Implementation of a core curriculum will involve the use of video, group discussion, field trips, theatrical and music productions and written booklets. The booklet format will be the primary handout given to mentors to discuss and pass on to mentees. Mentees will also be given an additional copy to share with their parents. The curriculum will be structured so that it can easily be integrated into becoming a regular part of schools’ curriculum.
Central to every topic is the setting of all- encompassing goals and objectives. In fact, mentors will be trained to engage the mentee in discussions of his/her life goals once bonding has occurred. The mentor’s goal at that point will be to assist the mentee with developing written goals and objectives.
There will be a strong mentor support system in place to assist mentors with issues and problems encountered during their assignments. The anticipated training model will provide clear directions on how to implement a global concept of mentoring, encompassing a holistic community/family approach to development.
1. 100% of participants will be made aware of the devastating impact of GUN VIOLENCE in the community.
2. 85% of students participating in, both Component 1 and 2, will improve management of anger and conflict resolution skills using appropriate non- violent approaches.
3. 100% of students participating in Components 1 and 2 will receive training on acceptance of personal responsibility.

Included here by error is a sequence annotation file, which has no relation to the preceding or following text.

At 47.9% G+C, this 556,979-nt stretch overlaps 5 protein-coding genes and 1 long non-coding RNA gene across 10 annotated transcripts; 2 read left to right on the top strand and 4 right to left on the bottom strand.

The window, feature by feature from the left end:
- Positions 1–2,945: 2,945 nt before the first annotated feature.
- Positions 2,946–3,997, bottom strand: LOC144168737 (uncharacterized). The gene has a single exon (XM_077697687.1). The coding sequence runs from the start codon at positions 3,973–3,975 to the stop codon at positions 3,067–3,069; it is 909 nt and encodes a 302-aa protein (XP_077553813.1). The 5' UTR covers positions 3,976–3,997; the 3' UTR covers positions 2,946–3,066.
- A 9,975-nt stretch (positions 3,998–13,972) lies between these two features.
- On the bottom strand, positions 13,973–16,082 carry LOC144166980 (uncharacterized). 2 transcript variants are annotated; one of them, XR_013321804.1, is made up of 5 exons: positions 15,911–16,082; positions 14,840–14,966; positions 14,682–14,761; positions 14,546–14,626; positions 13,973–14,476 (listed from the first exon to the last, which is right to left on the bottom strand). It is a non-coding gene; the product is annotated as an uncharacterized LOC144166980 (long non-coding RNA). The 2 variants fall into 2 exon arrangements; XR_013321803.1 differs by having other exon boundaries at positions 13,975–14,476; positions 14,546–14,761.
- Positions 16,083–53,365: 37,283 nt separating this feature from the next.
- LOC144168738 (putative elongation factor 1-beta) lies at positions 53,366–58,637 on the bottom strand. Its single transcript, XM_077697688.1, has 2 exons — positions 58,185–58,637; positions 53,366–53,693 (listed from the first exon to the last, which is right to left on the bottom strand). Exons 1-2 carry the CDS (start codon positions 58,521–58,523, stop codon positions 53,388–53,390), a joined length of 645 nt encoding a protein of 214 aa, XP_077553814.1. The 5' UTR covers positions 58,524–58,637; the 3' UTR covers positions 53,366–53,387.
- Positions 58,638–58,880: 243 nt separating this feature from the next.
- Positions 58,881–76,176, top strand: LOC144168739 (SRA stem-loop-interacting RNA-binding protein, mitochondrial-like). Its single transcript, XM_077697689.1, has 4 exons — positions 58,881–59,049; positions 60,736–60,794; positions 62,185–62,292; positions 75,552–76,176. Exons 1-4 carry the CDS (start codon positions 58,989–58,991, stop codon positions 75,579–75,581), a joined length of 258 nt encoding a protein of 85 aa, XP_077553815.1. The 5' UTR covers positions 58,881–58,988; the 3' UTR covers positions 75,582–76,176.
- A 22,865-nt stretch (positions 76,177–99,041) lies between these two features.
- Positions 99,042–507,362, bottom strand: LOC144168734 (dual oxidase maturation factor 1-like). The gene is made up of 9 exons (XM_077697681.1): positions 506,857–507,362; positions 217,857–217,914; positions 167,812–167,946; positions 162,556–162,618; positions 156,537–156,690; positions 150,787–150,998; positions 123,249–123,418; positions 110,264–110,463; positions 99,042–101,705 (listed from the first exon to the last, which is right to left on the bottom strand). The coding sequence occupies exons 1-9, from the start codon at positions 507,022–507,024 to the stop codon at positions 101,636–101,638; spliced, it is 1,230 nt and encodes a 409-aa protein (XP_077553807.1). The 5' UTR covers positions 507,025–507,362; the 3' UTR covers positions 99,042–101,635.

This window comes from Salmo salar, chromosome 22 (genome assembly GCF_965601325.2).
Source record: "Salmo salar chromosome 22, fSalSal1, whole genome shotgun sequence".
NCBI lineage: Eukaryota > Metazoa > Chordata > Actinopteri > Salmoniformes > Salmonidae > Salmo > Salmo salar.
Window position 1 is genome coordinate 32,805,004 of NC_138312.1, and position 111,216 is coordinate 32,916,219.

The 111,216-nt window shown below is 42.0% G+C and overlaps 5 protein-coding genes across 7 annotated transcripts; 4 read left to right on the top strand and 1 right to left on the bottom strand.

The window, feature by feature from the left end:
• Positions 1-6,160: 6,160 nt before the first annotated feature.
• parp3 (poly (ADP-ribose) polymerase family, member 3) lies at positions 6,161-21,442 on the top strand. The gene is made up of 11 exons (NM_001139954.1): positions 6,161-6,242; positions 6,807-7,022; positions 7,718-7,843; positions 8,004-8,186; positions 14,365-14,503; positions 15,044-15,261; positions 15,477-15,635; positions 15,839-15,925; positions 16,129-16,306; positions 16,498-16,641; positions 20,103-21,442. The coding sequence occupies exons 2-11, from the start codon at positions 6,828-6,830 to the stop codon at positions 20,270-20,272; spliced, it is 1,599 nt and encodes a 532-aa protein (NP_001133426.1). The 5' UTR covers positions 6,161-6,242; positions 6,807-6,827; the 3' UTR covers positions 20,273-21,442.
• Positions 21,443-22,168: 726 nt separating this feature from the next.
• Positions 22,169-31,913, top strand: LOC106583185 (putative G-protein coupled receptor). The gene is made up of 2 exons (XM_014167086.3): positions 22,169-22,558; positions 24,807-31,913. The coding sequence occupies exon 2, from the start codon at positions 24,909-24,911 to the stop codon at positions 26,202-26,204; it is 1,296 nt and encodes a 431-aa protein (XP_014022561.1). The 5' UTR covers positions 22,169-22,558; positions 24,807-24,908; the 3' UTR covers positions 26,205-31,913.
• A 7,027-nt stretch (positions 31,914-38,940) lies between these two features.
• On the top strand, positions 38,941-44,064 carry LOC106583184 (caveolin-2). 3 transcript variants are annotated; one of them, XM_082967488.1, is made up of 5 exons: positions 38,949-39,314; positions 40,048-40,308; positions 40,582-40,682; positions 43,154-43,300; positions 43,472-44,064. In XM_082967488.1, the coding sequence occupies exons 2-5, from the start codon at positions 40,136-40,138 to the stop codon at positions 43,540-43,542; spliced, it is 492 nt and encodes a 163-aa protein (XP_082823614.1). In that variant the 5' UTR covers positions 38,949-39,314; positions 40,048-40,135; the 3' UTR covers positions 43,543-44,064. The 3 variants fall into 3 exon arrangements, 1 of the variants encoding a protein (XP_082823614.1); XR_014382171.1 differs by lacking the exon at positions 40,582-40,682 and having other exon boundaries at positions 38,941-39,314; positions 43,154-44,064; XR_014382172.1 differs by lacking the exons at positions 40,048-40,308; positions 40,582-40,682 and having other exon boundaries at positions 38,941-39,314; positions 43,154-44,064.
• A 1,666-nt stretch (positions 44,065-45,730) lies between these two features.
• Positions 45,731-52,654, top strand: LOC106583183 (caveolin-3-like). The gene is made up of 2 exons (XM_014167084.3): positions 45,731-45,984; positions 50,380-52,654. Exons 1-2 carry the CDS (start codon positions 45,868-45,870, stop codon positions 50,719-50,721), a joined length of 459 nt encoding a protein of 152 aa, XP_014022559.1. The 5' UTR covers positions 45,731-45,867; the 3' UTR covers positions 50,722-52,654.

4. 100% of students participating in Components 1 and 2 will receive individualized life skills development training, which will include: effective decision making, goal setting, etc.
5. 100% of participants will be made aware of ways to improve police- community relations as it relates to youth issues.
Pilot programs, in particular Component 2 portion of program, will be closely evaluated to determine that the planned community intervention model is achieving its goals. The planned evaluation includes three components:
1. Data collected at workshops:
- Number of students being served
- Participant demographic information
2. Participating school personnel to assess the impact of the program on the school’s social climate.
3. Demonstrations and video presentations
4. Student, parents, school personnel questionnaires.
Specific outcomes for this program are:
- To have participants become aware of the many faces of GUN VIOLENCE in a
- To share the real ramifications of gun play in the community.
- To have participants become aware of our responsibility to work together and
- To teach participants strategies for intervening in student interactions that
- To make a dedication to maintain and promote a safe and violence free living school and the community.
- Support one another as a team in order to create safe communities and schools.
- Contribute to an unsafe school and community culture.
Working within the time constraints of the academic needs and requirements of Students participating in this program, this program is conducted as an on-site student workshop for a six to nine week period per cycle.